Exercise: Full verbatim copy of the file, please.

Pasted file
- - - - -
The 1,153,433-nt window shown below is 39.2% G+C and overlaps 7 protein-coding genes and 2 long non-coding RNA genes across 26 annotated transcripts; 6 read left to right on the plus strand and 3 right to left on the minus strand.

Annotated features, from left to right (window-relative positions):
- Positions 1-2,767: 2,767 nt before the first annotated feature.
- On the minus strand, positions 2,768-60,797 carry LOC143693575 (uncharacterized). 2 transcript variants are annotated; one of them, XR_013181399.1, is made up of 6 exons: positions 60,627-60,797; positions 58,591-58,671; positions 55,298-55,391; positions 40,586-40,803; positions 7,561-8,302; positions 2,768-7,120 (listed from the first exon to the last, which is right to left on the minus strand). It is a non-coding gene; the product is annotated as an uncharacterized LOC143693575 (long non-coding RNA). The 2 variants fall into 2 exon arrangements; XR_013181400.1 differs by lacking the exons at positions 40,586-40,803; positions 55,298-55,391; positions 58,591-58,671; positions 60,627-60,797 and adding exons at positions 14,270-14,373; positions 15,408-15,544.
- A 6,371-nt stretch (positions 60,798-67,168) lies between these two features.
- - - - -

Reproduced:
The 1,153,433-nt window shown below is 39.2% G+C and overlaps 7 protein-coding genes and 2 long non-coding RNA genes across 26 annotated transcripts; 6 read left to right on the plus strand and 3 right to left on the minus strand.

Annotated features, from left to right (window-relative positions):
- Positions 1-2,767: 2,767 nt before the first annotated feature.
- On the minus strand, positions 2,768-60,797 carry LOC143693575 (uncharacterized). 2 transcript variants are annotated; one of them, XR_013181399.1, is made up of 6 exons: positions 60,627-60,797; positions 58,591-58,671; positions 55,298-55,391; positions 40,586-40,803; positions 7,561-8,302; positions 2,768-7,120 (listed from the first exon to the last, which is right to left on the minus strand). It is a non-coding gene; the product is annotated as an uncharacterized LOC143693575 (long non-coding RNA). The 2 variants fall into 2 exon arrangements; XR_013181400.1 differs by lacking the exons at positions 40,586-40,803; positions 55,298-55,391; positions 58,591-58,671; positions 60,627-60,797 and adding exons at positions 14,270-14,373; positions 15,408-15,544.
- A 6,371-nt stretch (positions 60,798-67,168) lies between these two features.